Top class football is fantastic but every team needs to have battle-hardened defenders.
Right now, the best defenders (and attackers for that matter) are from South America.
The recent Copa America, won for the first time ever by Chile, was ample demonstration that defenders can win tournaments as much as attackers. The key message was that the successful teams had harnessed an effective balance between attack and defense.
The tournament received minimal coverage in New Zealand but was well worth following.
Argentina, led by the irrepressible Lionel Messi was probably the best team at the tournament from a purely technical standpoint. However, even with Messi and a strike force that included the mercurial Sergio Aguero (Manchester City), Argentina struggled to break down an incredibly committed Uruguay 1-0 in group play.
Nobody demonstrates the value of defending more in world football than the Uruguayan centre back Diego Godin. An overwhelming desire to win challenges and disrupt the opposition by making any form of contact with the ball is paramount in his defensive play.
Not only does Godin win the ball he also has the ability to launch transitions for his team – turning defense into attack.
This South American balance of equal importance on play both with and without the ball is the reason why the continent is producing so many good players at both ends of the pitch. It is not a coincidence that a country like Uruguay is producing great strikers (Luis Suarez) and defensive players (Godin, Jose Giminez, Arevalo Rios). The same can be said of each of the four semifinalists – Chile, Argentina, Paraguay and Peru.
Arsenal manager Arsene Wenger is of the view that South America is the major producer of attacking talent by citing Suarez, Messi, Aguero, Neymar, Costa in a recent Wall Street Journal article. But this talent development also builds defensive capability in teammates and opponents.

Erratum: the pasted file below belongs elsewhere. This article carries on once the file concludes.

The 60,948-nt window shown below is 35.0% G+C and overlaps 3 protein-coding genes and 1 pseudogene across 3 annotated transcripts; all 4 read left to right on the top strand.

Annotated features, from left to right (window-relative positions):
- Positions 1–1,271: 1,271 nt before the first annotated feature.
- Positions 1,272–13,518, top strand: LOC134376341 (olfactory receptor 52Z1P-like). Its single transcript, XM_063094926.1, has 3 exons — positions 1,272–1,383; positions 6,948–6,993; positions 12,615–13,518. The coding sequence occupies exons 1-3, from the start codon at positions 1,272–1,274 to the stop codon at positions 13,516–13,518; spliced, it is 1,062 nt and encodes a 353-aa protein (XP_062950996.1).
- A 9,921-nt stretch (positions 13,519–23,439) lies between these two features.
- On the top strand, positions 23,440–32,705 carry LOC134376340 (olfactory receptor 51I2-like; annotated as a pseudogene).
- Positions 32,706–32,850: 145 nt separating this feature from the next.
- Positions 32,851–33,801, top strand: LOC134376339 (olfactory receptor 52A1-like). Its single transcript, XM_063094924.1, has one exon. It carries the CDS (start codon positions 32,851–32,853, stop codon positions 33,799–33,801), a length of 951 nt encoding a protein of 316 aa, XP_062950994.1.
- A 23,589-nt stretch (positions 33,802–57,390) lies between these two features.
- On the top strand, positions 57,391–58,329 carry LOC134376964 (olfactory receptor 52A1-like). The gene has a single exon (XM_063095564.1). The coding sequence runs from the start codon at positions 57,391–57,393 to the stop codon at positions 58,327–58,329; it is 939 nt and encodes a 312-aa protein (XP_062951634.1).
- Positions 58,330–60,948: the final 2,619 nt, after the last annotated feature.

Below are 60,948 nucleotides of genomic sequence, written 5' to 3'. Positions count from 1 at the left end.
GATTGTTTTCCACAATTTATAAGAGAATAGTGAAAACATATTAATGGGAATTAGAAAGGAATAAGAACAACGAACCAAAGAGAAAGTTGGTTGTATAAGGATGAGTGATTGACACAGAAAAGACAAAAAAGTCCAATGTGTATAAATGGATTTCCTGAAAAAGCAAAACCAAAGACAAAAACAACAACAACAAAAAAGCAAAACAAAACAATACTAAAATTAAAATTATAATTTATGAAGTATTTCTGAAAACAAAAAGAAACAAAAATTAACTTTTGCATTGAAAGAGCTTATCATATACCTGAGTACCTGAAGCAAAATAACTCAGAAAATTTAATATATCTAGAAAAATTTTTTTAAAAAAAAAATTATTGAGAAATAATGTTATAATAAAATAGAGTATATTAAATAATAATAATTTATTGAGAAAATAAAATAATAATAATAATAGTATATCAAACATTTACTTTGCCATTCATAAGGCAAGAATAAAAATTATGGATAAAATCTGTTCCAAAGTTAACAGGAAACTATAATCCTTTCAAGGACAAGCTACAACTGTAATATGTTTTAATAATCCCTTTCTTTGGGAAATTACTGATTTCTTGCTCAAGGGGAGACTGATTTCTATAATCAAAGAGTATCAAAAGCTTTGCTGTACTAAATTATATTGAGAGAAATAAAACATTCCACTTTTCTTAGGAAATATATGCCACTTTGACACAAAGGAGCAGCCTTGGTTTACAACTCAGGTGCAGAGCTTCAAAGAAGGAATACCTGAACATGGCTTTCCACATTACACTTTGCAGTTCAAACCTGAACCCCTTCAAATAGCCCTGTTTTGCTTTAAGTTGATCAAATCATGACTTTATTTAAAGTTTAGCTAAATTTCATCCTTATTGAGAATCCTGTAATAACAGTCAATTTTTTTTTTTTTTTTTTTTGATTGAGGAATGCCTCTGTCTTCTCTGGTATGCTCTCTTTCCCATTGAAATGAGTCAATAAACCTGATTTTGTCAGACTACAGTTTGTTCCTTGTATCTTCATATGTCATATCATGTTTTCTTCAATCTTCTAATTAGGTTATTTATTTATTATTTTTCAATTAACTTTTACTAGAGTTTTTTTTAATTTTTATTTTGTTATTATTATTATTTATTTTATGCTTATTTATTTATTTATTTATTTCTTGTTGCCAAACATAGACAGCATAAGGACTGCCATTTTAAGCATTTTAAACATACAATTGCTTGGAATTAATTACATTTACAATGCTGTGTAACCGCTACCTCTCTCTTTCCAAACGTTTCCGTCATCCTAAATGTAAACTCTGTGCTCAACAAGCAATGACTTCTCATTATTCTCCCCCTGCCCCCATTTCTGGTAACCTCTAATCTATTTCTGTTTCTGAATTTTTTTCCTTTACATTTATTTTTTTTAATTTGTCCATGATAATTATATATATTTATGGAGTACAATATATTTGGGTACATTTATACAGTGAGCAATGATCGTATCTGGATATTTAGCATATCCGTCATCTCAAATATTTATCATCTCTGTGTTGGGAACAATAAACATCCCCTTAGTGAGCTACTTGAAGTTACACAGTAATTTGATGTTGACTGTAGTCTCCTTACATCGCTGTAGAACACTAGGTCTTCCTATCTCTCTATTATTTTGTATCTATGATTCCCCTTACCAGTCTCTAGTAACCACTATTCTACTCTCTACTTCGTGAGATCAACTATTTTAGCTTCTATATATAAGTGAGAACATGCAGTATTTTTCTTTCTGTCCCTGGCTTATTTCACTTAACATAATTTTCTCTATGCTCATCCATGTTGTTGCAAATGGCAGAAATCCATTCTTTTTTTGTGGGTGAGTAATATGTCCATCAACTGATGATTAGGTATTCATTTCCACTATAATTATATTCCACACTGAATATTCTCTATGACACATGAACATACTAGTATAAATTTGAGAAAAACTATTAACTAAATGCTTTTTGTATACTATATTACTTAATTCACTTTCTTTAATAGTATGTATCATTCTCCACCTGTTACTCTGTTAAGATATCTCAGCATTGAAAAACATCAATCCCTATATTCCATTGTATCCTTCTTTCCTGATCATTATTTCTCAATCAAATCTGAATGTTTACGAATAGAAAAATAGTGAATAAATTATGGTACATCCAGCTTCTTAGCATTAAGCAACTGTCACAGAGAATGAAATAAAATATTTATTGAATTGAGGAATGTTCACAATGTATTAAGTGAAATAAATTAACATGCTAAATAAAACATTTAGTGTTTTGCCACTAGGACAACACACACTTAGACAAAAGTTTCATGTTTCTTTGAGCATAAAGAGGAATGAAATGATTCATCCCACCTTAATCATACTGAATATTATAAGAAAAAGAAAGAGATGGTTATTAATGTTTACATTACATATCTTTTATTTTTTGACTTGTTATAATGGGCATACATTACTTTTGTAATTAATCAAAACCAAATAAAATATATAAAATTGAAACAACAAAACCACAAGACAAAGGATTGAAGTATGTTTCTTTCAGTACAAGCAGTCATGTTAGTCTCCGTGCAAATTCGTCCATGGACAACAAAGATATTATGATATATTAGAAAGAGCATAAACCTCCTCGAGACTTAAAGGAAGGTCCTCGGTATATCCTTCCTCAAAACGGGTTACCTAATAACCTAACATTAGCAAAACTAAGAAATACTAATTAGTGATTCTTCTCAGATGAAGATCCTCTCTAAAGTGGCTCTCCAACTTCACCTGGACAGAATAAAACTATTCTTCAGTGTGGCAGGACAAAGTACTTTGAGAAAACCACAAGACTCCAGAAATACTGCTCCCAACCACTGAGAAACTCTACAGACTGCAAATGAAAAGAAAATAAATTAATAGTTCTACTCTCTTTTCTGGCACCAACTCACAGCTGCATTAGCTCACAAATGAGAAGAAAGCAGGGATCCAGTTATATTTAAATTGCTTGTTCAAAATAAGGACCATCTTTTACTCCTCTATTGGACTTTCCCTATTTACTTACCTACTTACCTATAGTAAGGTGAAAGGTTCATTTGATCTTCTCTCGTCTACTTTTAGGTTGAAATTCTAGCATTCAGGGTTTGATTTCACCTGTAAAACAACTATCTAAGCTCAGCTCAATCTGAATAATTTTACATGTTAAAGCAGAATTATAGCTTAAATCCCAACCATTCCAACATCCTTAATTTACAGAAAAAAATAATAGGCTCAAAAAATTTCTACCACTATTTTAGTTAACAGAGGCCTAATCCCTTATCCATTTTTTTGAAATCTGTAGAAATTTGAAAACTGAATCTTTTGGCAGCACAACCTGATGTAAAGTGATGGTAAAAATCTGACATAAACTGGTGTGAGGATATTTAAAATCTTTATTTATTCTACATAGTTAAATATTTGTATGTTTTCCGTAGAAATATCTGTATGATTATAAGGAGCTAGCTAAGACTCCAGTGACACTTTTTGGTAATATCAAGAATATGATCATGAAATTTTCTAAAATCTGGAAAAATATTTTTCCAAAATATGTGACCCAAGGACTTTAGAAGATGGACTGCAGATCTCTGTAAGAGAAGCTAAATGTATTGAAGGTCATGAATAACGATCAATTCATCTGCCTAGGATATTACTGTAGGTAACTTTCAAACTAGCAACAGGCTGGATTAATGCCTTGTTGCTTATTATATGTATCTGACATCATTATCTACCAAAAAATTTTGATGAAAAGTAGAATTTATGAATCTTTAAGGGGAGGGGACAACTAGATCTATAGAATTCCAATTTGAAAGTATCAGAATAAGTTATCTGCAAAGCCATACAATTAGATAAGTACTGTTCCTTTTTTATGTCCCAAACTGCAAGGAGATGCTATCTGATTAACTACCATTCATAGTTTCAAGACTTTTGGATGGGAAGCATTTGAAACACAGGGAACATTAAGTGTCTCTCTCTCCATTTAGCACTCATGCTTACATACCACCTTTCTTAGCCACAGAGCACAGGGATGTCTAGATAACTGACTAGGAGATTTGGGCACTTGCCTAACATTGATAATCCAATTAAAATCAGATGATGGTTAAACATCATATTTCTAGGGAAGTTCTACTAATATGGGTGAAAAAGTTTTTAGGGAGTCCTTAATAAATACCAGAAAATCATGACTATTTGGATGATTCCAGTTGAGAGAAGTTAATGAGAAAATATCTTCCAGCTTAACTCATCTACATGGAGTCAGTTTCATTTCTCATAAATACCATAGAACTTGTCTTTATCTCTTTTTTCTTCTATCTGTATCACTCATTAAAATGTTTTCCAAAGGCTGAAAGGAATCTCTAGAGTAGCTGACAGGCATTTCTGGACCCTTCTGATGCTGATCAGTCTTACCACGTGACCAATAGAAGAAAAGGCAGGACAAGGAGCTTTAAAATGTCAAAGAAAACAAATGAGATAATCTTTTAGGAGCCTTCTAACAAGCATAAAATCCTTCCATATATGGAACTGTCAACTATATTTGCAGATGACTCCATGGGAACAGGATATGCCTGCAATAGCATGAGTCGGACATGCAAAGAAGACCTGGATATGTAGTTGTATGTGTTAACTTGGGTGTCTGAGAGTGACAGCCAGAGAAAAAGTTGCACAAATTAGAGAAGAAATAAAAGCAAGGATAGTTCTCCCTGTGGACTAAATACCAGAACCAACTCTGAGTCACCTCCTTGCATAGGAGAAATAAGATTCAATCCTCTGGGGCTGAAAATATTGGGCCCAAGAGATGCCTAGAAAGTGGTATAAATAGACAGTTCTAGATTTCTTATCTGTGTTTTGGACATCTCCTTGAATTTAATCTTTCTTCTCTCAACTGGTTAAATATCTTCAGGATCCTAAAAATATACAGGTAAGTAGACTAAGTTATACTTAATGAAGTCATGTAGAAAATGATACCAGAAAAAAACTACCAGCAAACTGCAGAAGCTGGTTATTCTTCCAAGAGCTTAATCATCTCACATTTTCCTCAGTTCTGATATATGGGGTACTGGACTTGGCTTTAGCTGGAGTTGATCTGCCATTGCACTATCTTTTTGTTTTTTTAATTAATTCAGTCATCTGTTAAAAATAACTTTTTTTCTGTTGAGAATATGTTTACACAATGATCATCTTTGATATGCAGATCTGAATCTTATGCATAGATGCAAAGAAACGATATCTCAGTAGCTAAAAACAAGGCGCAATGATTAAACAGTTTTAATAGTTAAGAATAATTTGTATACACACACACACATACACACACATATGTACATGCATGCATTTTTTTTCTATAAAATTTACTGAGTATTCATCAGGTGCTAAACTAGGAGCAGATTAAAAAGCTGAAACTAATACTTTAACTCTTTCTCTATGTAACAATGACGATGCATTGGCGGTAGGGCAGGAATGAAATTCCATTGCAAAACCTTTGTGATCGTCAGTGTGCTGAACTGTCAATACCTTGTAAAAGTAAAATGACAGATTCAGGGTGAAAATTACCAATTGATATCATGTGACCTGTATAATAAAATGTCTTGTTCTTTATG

Wenger puts talent development in the attacking positions down to the value of street football, unstructured play, and playing older children.
“In street football, when you are a ten year old, you play with 15 year olds so you have to be shrewd, you have to show that you are good. You have to fight to win impossible balls.”
Gary Neville, the famed Manchester United defender is of a similar view. He believes that defending has become something of a lost art with too much coaching of youth focusing on technical play as opposed to the fundamentals of winning the ball either individually or as a defensive unit and then using it effectively.
That is perhaps the core take out of the Copa America from a youth development perspective – establishing the balance between defensive play and the transition to attack is essential.
It is easy in a world of highlights and spectacular goals to focus on the final outcome. However, the effectiveness of defending and then transitioning into attack has never been more important in football.
The individuals and teams that do it well are able to exploit opponents who are committed to an attacking position and take the initiative.
For this reason, at Top Flight Football Academy great importance is placed on players being able to win the ball and then transition quickly to create attacking opportunities.
Defense is the first stage of attack. Because without the ability to win the ball effectively a team cannot threaten the opponent.
By linking the desire of a Godin with the intent to use the ball effectively in possession every young player can become a valued member of a team.
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